German institutional real estate investors plan to reduce their overall weightings to their domestic market, reallocating capital mostly to Asia-Pacific and North American markets, according to a survey by Universal Investment.

A survey of investors with more than €55bn in real estate holdings in aggregate found that the average allocation to Asia-Pacific is expected to more than double from 3% today to 8%, while allocations to North America are anticipated to rise from 5% to 9%.

Allocations to Germany, meanwhile, are expected to fall from 69% today to 57%, while the average weighting to other European markets is expected to rise from 23% to 26%. 

“In one of the most challenging market phases of the past decade, real estate remains an important pillar for the majority of German institutional portfolios,” said Axel Vespermann, head of real estate at Universal Investment.

“There have been further structural shifts, however, which have in part intensified. Countries outside Europe continue to gain in significance – a trend which fund initiators and investors need to prepare for.

“It is necessary to manage this growing complexity – which in many areas is accompanied by more varied portfolios – in a professional manner, either through the development of in-house expertise or through the specific involvement of external experts. This concerns transactions and ongoing asset management, as well as structuring and tax issues.”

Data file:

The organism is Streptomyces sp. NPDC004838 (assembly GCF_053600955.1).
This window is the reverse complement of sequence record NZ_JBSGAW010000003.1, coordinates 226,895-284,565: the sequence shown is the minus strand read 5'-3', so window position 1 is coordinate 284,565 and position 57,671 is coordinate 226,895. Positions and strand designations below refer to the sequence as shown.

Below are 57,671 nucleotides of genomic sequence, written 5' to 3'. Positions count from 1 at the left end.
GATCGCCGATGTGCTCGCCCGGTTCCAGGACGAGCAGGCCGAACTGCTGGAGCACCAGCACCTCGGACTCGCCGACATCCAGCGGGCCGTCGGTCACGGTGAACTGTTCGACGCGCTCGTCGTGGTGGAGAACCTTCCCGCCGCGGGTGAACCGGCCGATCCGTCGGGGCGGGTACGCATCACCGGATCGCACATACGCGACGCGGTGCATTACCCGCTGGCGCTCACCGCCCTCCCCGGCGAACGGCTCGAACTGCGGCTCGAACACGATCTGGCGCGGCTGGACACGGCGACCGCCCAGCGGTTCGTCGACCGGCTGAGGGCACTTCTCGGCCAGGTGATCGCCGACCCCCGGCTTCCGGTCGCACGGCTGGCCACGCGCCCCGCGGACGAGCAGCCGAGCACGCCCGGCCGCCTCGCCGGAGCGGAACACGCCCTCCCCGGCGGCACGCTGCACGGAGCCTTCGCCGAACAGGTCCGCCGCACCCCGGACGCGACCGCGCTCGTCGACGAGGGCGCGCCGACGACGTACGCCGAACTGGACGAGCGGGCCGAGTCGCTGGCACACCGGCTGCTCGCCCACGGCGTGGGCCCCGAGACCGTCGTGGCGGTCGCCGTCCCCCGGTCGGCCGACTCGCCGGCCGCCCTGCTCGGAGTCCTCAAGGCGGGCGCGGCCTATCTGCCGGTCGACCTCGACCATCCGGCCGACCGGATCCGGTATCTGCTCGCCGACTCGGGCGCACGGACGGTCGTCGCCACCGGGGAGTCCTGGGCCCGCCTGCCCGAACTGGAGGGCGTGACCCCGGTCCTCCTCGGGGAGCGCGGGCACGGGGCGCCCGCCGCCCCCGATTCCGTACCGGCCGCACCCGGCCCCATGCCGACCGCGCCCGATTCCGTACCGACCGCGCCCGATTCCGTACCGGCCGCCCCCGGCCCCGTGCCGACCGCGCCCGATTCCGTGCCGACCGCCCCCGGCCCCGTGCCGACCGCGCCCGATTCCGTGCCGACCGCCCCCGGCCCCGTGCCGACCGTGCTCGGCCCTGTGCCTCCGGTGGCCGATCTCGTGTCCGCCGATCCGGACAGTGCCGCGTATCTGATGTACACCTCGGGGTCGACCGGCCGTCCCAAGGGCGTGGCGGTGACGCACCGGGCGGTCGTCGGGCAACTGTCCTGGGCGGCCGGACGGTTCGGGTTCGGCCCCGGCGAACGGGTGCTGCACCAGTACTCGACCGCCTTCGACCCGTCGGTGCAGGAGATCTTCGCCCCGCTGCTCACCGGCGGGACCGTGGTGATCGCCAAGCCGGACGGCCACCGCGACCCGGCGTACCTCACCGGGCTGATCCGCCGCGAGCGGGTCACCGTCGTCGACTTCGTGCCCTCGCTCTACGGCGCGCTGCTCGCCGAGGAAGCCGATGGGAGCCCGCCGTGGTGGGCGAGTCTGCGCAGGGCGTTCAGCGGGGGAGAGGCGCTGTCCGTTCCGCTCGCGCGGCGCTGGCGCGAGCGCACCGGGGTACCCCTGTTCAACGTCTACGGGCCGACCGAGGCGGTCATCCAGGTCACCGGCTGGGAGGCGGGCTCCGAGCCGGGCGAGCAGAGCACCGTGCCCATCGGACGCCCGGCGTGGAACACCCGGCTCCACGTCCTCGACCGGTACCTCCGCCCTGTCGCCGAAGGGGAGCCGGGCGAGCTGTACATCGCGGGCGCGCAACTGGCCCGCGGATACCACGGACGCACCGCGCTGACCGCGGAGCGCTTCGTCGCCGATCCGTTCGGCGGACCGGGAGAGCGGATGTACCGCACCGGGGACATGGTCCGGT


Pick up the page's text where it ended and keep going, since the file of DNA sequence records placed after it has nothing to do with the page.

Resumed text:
The office sector, despite disruptions to working pattern and occupational demand since COVID-19, remained the most popular among German institutional investors, representing 40% of allocations, albeit down slightly from 41.4% in last year’s survey. Offices were followed by retail (18%), residential (16.3%), logistics (13%), other sectors (10%) and hotels (2%). 

However, plans for future investments revealed a significant shift towards residential (an increase of 7.7 percentage points) and industrial and alternative sectors (seven percentage points) at the expense of the office sector (which saw a 12 percentage-point decrease) and retail (four percentage-point decrease).

Following an average expected return of 3.85% in 2022, institutional investors are now requiring an average return of 4.1%.

“The repeated interest rate hikes in the past 12 months have led to increasingly attractive alternatives compared to real estate investments – in the bond sector, for instance,” said Vespermann.

“Accordingly, investors are also amending their return expectations upwards on the real estate market. This is predominantly quite simply a phase of normalisation after a long period with low interest rates. In the medium term, the real estate asset class will easily cope with this new competition and remain a key portfolio module.”